Introducing the BlackBerry Target for NME

At 12:20 PM on Tuesday (two days ago), a BlackBerry PlayBook arrived on my door step.

I bought it with the suspicion that it would not be too difficult to target BlackBerry’s new QNX-based platform. At 11:16 this morning, I was glad to announce that NME was running (albeit in software), and at 6:45 this evening, I was glad to announce two happy but simple words:

“It works!”

Some features remain to be supported, such as the accelerometer, or checking the screen DPI, but otherwise NME is alive and running on RIM’s platform. Fonts, animation, bitmaps, sound, filters, hardware acceleration — the “Pirate Pig” sample works flawlessly.

Some of you may feel that adding another target is investing time in something which is not as valuable as perfecting the targets which already exist, and which arguably have larger market share. I was recently told that BlackBerry App World grosses #2 in the world for mobile markets. There may be a lot of Android devices, but that does not necessarily mean that developers are reaping large profits. I was also told that only 1% of iOS developers make more than $1000 a year. If you take into account the cost of becoming a developer or purchasing Apple hardware, that becomes even less, so App World might be even more profitable for you than the App Store.

In my mind, one of the greatest strengths of NME is having options. I don’t want your business to be limited by your technology. Opening the doors to native applications on the BlackBerry platform opens doors for you to have more options when you decide how to market and sell your applications. Since the target uses SDL, just like webOS, Windows, Mac and Linux, it only helps to make NME more flexible, and does not pull our time into creating a lot of unique code for only one platform.

  • Hoseyhosey

    Awesome!  Nice work.  Keeping all options open is the beauty of haxe/nme

    1 issue.  Sdl-static on SVN is not updated with blackberry.  Do I need to compile it or are you updating it?

    haxlib run hxcpp Build -Dblackberry
    cannot open file ../…/sdl-static/lib/BlackBerry/libfreetype.lib

  • You can get my patches to hxcpp and sdl-static, here:

    http://www.joshuagranick.com/code/blackberry

    There are also ZIP files which include binaries, compiled for BlackBerry. If you add the files and patch both libraries, you should be able to use NME from SVN just like normal

  • Arnoud

    Wow! you are a machine! (in the good way of course). Really impressed. I’m digging into haXe and haxe-nme lately and i feel like alice in programmers wonderland 🙂 Every door i open there is more incredible stuff! Great community and people like you are pushing this thing so quickly forward. Mucho respect!

    Arnoud

  • aaulia

     So Josh I use the SVN version, I saw the commits, do I need the patch also ? Secondly, I installed and configured the whole NME pipeline manually (this is before  “setup ” was introduced), and I kind of like it to stay that way, so the question is does “setup blackberry” works and if it is will it interfere with my own configuration ? It would be nice to know what config should I set and what things to download to manually setup the blackberry target.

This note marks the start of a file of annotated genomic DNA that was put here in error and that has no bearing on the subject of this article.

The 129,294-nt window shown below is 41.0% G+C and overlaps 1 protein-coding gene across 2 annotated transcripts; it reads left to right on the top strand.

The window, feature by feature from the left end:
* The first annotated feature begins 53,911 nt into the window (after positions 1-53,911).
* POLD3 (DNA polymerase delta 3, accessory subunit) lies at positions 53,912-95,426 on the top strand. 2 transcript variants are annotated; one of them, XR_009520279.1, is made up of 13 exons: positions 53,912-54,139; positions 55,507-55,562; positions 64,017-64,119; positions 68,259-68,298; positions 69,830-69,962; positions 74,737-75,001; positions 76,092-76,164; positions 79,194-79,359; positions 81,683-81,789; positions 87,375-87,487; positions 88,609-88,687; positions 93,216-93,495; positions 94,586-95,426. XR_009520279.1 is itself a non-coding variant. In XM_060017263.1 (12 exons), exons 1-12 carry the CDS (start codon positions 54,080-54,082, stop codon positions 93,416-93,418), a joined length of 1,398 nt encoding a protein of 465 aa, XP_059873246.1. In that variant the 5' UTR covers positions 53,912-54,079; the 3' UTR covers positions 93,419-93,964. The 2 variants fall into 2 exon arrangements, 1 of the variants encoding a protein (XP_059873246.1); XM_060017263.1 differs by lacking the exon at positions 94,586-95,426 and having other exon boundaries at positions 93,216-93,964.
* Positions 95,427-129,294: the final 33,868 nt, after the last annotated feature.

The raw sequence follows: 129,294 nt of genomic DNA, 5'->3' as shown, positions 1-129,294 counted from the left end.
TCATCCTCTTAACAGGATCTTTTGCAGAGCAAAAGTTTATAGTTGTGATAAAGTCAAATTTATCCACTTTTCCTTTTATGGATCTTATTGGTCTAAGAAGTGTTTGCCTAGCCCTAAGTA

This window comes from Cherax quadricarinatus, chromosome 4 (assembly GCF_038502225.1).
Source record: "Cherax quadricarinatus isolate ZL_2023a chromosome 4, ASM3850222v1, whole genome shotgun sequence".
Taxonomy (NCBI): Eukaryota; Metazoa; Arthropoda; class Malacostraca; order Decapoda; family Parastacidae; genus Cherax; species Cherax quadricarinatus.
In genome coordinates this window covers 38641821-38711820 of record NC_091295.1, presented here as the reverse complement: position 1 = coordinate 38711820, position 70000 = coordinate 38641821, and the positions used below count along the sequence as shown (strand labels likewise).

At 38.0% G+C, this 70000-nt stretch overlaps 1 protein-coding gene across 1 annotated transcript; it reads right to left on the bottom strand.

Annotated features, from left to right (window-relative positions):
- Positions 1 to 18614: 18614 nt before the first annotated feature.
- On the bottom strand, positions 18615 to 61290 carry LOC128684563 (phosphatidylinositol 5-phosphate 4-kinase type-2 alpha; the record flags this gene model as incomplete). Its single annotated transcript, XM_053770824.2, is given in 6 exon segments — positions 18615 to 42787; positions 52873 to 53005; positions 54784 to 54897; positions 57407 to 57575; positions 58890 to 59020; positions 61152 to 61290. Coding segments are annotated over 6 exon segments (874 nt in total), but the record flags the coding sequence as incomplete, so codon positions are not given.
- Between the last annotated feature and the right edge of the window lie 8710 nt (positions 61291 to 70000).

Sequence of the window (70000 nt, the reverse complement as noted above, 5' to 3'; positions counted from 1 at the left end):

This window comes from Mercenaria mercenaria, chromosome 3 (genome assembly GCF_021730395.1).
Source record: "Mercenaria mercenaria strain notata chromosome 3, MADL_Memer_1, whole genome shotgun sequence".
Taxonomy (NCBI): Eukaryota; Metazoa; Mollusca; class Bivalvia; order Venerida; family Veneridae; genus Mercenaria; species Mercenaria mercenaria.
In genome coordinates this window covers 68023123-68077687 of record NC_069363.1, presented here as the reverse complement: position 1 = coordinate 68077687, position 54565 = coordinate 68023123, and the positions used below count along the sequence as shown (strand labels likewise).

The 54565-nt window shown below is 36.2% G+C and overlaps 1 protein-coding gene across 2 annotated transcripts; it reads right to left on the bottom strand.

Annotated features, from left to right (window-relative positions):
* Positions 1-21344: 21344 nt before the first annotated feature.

• The patches are for hxcpp and sdl-static. My changes are already in the NME SVN, so no patches are needed there if you are current. There’s nothing scary about “nme setup blackberry” … it asks if you want to download and install the Native SDK, then if you say yes, gives you the option of opening your web browser to download it (since we can’t link to it directly)

    It then prompts for where the Native SDK is installed, where your debug token is located, the IP address of your development device and your device password. These are used to install and launch the application after compiling.

    It doesn’t help you set up a new debug token, but I’d be glad to help if you have any trouble doing it (since it is a little tricky)

  • great work as always joshua!  

    I tested it out with my app- most things seem to be in order.  one minor thing is it failed to copy my icons, i’ll look at how it handles that (bar descriptor had ‘icon.png’ which didn’t exist.)

    it crashes eventually for me, but i think it’s crashing when it gets to the sharedobject / state saving bits which i assume we’ll need to implement for bb.

    really promising.  only other thing i notice is the performance seems laggy, looks slower than when i use the air target (though i haven’t benchmarked.)  Is it possible its still running in software? Anyway to confirm its using gpu?

  • luk

    Great work Joshua!

    Performance is great on my PlayBook but not everything works.
    I’ve tried bunnyMark demo and I can’t see textFields with framerate and bunnies count.
    There is no alpha transition on moving bunnies too.

    Is there any way You could fix it.
    Or maybe I didn’t configure NME correctly (I am using v3.3.0). 

    Anyway thanks for this. Looks great!

  • Oz

    I see that playbook and the new bb10 is like a mobile game console (with excellent hardware and software) and the trend goes there if we see that WP8 is going to be like that. I’m happy found nme just yesterday to achieve making multiplatform game just great and focus on gameplay, game design